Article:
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Drug-Free Pain Management Tool

Drug Free Pain Management Tool

Learn about drug-free alternatives to arthritis pain management. Pain is the number one concern for the majority of people with arthritis. Pain is complex, and what works for one person may not necessarily work for another. Additionally, chronic or persistent pain may require a combination of strategies for maximum symptom relief. Medications are only one part of an overall strategy to help you reduce and cope with your pain. This tool can help you learn about different drug-free pain management options for arthritis and what the research says about their effectiveness.

Use the three filters below to search by Arthritis Type, Treatment Type and/or Level of Recommendation to find drug-free options for pain management. Learn more about the filters and how to use them.


More information about the filters and how to use them:

  • Arthritis Type

    You can select which Arthritis Type is relevant for you: osteoarthritis or inflammatory arthritis (which includes rheumatoid arthritis, psoriatic arthritis, and ankylosing spondylitis).

  • Treatment Type

    You can also select which category of pain management you would like to learn more about: self-management, physiotherapy, occupational therapy, or complementary therapy.

  • Level of recommendation

    Our pain management options are divided in three levels of recommendation: high, medium, and low.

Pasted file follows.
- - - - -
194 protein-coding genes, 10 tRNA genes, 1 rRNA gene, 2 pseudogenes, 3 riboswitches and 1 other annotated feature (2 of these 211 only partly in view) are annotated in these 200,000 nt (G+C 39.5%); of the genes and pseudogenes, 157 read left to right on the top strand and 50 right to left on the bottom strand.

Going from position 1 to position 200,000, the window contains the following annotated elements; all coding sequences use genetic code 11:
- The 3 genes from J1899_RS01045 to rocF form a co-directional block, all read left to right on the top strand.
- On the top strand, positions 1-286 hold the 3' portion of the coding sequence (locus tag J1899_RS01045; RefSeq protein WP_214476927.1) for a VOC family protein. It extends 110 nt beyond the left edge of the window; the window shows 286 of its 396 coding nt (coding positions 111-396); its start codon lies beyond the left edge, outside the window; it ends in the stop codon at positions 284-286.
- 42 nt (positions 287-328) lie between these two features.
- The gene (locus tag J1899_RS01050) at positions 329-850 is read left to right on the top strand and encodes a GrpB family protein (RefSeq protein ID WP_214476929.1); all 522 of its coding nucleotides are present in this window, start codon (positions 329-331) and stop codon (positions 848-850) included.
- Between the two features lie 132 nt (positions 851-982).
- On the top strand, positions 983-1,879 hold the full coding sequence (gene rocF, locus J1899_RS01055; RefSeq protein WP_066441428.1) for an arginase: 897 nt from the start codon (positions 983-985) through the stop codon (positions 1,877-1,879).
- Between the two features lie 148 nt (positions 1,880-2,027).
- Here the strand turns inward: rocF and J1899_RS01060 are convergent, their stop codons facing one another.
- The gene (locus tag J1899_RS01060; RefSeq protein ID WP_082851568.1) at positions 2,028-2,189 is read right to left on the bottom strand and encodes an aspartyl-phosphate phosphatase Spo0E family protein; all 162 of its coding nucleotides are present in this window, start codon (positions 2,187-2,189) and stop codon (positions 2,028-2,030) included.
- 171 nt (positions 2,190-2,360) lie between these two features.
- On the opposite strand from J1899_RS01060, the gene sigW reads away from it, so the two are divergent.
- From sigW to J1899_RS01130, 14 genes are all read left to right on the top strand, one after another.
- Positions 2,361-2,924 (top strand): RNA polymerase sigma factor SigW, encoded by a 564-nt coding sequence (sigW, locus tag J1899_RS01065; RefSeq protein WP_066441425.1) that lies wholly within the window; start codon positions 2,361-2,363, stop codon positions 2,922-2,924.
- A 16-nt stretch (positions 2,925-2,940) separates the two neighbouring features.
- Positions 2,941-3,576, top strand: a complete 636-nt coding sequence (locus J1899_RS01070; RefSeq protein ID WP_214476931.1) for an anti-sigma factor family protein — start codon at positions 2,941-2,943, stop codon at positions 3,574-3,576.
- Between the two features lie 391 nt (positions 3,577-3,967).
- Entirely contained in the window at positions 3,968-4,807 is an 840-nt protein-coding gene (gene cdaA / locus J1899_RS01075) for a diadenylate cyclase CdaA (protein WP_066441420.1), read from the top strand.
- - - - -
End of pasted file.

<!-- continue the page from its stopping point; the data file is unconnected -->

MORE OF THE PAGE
• An approach with a high level of recommendation is endorsed by credible organizations such as the Osteoarthritis Research Society International (OARSI), the Canadian Rheumatology Association (CRA), the Canadian Pharmacists Association (CPA), or the American College of Rheumatologists (ACR). Highly recommended options are often affordable, low risk, and supported by reliable evidence from multiple studies.
    • An approach with a medium level of recommendation is conditionally or minimally endorsed by credible organizations. These tools have been used and may have shown some efficacy but are not necessarily recommended as effective techniques due to factors such as a lack of scientific evidence, costs, or potential risks.
    • An approach with a low level of recommendation is either not recommended by credible organizations or recommended with caution. Options with low levels of recommendation generally have multiple factors that may not be favourable, whether they are higher risk to perform, more costly, or not strongly supported with evidence.

This information was reviewed in August 2020 with expert advice from:
Sue MacQueen PT, BScPT, ACPAC (Advanced Clinician Practitioner in Arthritis Care)

Thank you to Stephanie Au, Meg Zhang and members of the Online Consumer Panels for their contributions to this project.

Disclaimer: This tool has been created to provide general information about drug-free pain interventions for arthritis symptoms. It should not be used in place of medical advice from licensed healthcare professionals. Please consult your healthcare provider and treatment team to determine if an intervention is appropriate for you.


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